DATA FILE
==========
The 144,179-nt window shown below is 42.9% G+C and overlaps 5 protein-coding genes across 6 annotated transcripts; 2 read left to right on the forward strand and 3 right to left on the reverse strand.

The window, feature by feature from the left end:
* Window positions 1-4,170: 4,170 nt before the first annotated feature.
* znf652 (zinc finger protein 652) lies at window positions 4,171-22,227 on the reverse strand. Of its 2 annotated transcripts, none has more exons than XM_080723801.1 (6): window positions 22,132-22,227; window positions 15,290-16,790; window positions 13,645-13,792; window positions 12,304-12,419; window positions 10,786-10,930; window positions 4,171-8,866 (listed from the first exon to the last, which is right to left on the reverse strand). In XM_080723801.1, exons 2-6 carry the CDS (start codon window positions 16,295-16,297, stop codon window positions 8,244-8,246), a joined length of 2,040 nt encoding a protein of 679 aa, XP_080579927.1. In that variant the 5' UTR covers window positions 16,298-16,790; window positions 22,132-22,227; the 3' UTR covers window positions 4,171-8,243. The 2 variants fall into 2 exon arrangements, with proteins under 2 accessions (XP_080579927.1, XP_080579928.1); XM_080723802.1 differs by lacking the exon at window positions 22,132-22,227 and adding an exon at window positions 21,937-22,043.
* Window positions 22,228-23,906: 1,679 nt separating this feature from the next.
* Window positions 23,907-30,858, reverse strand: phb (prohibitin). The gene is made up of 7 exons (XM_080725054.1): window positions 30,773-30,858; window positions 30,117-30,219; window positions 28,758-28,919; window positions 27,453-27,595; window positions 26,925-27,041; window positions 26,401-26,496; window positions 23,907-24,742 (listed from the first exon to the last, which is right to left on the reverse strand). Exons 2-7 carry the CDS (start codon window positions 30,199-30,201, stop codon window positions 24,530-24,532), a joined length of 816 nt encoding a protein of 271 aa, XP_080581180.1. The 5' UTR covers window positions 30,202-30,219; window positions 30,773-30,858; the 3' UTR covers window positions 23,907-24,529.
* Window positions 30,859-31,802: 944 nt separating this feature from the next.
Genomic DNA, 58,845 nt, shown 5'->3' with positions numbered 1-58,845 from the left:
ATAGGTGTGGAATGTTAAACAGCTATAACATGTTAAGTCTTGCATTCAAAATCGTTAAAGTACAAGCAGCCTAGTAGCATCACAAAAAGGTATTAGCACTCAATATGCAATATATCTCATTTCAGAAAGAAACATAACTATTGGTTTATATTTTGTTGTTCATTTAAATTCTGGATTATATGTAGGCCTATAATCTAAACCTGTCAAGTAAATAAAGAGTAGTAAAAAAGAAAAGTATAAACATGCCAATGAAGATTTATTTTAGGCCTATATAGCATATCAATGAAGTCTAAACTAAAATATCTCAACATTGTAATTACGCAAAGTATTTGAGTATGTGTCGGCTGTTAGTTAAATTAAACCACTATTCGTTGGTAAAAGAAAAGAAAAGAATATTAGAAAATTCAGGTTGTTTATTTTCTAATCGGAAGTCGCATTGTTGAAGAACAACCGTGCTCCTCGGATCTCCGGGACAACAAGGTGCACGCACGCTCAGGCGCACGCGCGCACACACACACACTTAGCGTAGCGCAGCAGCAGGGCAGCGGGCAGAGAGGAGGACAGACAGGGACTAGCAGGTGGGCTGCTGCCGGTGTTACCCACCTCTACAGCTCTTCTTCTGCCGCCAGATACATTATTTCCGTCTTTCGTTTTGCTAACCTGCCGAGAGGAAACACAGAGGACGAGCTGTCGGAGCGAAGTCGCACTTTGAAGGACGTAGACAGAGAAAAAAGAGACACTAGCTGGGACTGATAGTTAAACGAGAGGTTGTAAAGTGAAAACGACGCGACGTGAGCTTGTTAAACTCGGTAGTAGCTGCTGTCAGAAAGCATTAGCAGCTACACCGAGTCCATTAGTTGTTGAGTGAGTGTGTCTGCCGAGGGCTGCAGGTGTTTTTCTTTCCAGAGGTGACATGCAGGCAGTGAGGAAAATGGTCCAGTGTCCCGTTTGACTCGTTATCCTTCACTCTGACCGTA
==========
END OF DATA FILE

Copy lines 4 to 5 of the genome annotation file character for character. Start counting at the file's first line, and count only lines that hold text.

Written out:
* znf652 (zinc finger protein 652) lies at window positions 4,171-22,227 on the reverse strand. Of its 2 annotated transcripts, none has more exons than XM_080723801.1 (6): window positions 22,132-22,227; window positions 15,290-16,790; window positions 13,645-13,792; window positions 12,304-12,419; window positions 10,786-10,930; window positions 4,171-8,866 (listed from the first exon to the last, which is right to left on the reverse strand). In XM_080723801.1, exons 2-6 carry the CDS (start codon window positions 16,295-16,297, stop codon window positions 8,244-8,246), a joined length of 2,040 nt encoding a protein of 679 aa, XP_080579927.1. In that variant the 5' UTR covers window positions 16,298-16,790; window positions 22,132-22,227; the 3' UTR covers window positions 4,171-8,243. The 2 variants fall into 2 exon arrangements, with proteins under 2 accessions (XP_080579927.1, XP_080579928.1); XM_080723802.1 differs by lacking the exon at window positions 22,132-22,227 and adding an exon at window positions 21,937-22,043.
* Window positions 22,228-23,906: 1,679 nt separating this feature from the next.